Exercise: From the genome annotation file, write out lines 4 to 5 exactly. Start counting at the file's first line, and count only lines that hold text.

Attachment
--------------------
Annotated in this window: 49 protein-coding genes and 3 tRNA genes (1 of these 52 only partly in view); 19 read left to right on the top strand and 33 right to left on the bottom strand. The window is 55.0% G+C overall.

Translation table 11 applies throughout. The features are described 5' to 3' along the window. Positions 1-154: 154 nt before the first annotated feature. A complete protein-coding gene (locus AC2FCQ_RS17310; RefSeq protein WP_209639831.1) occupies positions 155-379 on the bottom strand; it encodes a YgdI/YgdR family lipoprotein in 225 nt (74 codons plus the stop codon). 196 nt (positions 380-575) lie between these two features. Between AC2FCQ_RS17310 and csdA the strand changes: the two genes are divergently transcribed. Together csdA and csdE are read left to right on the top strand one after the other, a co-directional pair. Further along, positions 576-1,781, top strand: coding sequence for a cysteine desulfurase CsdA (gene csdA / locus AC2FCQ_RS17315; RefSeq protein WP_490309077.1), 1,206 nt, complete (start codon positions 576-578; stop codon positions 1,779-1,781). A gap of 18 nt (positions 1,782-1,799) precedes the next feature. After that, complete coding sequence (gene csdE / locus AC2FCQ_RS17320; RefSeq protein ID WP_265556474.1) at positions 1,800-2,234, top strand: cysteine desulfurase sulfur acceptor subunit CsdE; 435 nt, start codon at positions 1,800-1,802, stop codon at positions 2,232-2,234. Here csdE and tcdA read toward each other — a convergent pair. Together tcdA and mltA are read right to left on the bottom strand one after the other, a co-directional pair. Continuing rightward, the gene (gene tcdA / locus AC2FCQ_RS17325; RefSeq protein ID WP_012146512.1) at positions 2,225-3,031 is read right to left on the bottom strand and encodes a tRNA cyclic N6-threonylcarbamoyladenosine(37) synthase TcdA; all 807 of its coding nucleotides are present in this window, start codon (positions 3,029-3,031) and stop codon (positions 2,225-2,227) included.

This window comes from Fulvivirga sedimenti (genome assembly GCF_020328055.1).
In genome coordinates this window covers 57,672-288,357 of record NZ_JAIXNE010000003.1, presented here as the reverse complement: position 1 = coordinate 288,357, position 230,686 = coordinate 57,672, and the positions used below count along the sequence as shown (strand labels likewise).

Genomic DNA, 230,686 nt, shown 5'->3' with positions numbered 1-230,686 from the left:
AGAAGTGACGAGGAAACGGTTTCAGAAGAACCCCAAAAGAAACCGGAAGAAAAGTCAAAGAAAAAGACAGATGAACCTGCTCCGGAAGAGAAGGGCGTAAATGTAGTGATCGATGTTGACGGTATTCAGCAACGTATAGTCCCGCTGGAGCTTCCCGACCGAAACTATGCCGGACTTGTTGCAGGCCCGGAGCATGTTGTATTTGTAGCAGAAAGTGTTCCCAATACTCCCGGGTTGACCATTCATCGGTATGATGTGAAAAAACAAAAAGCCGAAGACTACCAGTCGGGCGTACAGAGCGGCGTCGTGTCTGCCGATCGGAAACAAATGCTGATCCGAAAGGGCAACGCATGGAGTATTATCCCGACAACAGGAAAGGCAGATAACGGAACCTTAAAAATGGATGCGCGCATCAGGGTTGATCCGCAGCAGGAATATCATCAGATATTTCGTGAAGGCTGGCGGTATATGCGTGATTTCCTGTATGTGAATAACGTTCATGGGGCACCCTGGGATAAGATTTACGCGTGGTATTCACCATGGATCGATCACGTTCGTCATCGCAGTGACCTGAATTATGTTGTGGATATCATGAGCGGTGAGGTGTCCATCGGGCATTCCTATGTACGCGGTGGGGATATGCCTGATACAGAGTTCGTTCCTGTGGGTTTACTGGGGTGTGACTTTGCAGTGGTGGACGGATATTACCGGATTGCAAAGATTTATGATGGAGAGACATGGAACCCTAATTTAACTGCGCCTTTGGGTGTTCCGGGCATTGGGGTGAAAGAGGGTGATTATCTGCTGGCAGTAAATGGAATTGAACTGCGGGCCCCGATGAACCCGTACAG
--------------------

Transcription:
In genome coordinates this window covers 57,672-288,357 of record NZ_JAIXNE010000003.1, presented here as the reverse complement: position 1 = coordinate 288,357, position 230,686 = coordinate 57,672, and the positions used below count along the sequence as shown (strand labels likewise).

Genomic DNA, 230,686 nt, shown 5'->3' with positions numbered 1-230,686 from the left: